The novel was well-received by more than 20 favourable reviews. “I read Mist on the River and have been urging people to do likewise ever since,” said Grace MacInnes, daughter of CCF founder J.S. Woodsworth. UBC anthropologist Harry Hawthorne wrote, “It is not often that tenderness is aptly combined with forceful realism and it is unique when it takes place in a young native of this province.” Evans later said he was absolutely determined not to falsify anything for dramatic effect: “I could have written about the injustices Indians faced. You know, like The Ecstasy of Rita Joe. I’ve seen all that. I know all that. But I had commercial-fished and trapped and built canoes with these people. I could roll a cigarette and sit on my heels and talk with them. I was one of them. I wanted to show how they were really just like us,” Evans later said. “This is what I wanted to do with Mist on the River. Just show them as people. Basically I was just being a reporter… I knew the people. I felt for them. I was there. Not like an Indian agent or somebody like that. I was one of the guys. They cried on my shoulder. I straightened out the family problems. The rows and the boozing and that sort of thing. People say to me, ‘Do you like Indians?’ Well, I like some Indians and there are some Indians I don’t like. The same with white people.”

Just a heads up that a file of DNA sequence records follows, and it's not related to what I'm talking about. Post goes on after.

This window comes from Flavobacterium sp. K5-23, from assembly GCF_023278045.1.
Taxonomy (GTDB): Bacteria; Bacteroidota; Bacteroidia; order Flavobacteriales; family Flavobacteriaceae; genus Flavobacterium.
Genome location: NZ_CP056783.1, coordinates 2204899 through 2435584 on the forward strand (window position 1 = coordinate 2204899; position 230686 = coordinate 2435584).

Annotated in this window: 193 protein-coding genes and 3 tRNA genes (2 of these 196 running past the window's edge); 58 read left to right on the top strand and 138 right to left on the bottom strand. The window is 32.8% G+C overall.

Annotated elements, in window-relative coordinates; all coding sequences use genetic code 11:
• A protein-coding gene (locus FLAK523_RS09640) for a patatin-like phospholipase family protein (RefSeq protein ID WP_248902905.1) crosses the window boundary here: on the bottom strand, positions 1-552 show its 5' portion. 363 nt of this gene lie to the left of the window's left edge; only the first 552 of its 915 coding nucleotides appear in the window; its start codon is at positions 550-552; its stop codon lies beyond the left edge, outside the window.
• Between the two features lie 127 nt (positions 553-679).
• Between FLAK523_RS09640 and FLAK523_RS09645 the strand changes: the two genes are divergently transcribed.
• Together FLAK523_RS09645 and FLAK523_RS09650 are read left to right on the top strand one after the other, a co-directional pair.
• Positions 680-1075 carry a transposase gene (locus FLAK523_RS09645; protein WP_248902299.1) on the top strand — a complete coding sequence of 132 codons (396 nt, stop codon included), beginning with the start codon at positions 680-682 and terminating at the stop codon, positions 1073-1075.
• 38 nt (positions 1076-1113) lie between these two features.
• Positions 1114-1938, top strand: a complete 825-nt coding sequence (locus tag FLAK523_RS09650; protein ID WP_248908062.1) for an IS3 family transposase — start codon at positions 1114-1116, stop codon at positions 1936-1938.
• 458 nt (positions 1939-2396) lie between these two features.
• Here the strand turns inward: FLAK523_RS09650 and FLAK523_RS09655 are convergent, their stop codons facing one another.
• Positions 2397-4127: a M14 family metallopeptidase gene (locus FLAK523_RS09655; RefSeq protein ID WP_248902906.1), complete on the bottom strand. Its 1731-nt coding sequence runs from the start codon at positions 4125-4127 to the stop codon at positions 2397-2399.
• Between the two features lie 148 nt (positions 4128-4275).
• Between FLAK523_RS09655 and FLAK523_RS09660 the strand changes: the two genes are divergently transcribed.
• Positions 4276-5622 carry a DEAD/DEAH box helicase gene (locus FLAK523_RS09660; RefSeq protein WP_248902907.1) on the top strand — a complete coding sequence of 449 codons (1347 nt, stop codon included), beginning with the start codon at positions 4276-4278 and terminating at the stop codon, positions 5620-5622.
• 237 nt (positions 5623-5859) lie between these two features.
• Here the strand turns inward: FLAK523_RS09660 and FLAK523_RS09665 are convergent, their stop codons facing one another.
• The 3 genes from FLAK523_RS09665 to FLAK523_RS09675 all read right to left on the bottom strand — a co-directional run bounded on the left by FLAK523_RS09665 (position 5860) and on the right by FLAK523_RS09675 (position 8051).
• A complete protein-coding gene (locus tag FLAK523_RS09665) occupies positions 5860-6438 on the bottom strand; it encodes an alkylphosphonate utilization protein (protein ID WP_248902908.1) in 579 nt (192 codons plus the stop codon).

Hubert Reginald Evans was born in Vankleek Hill, Ontario on May 9, 1892. As a 22-year-old journalist he provided world coverage of the sinking of the Empress of Ireland, a CPR liner that collided with a Norwegian ship, the S.S. Sorstad, during a fog on the St. Lawrence on May 29, 1914, killing 900 people. He enlisted in 1915 in the Kootenay Battalion and was wounded at Ypres in 1916. Despite his partial colour-blindness, he was commissioned as a lieutenant in the Machine Gun Corps in early 1918. He fought in the trenches of France and was appalled at the violence he encountered. One of his friends was killed at Mons two hours before the Armistice. Discharged in 1919 in Toronto, he was offered a job as City Hall reporter for his former paper, The World, but he declined. The city was covered with dirty snow. He wanted a fresh start. He took an army transport train out to New Westminster to visit his parents. On the train he met the Chief Inspector of Fisheries who offered him a job as his personal secretary, travelling around Europe to promote salmon sales. Evans told him, “I just tore up a job like that!” Instead he asked to be posted to the most northerly fish hatchery in B.C. A week later Evans was on another train going north to Lakelse Lake, above Terrace, B.C., beginning his life anew as a British Columbian.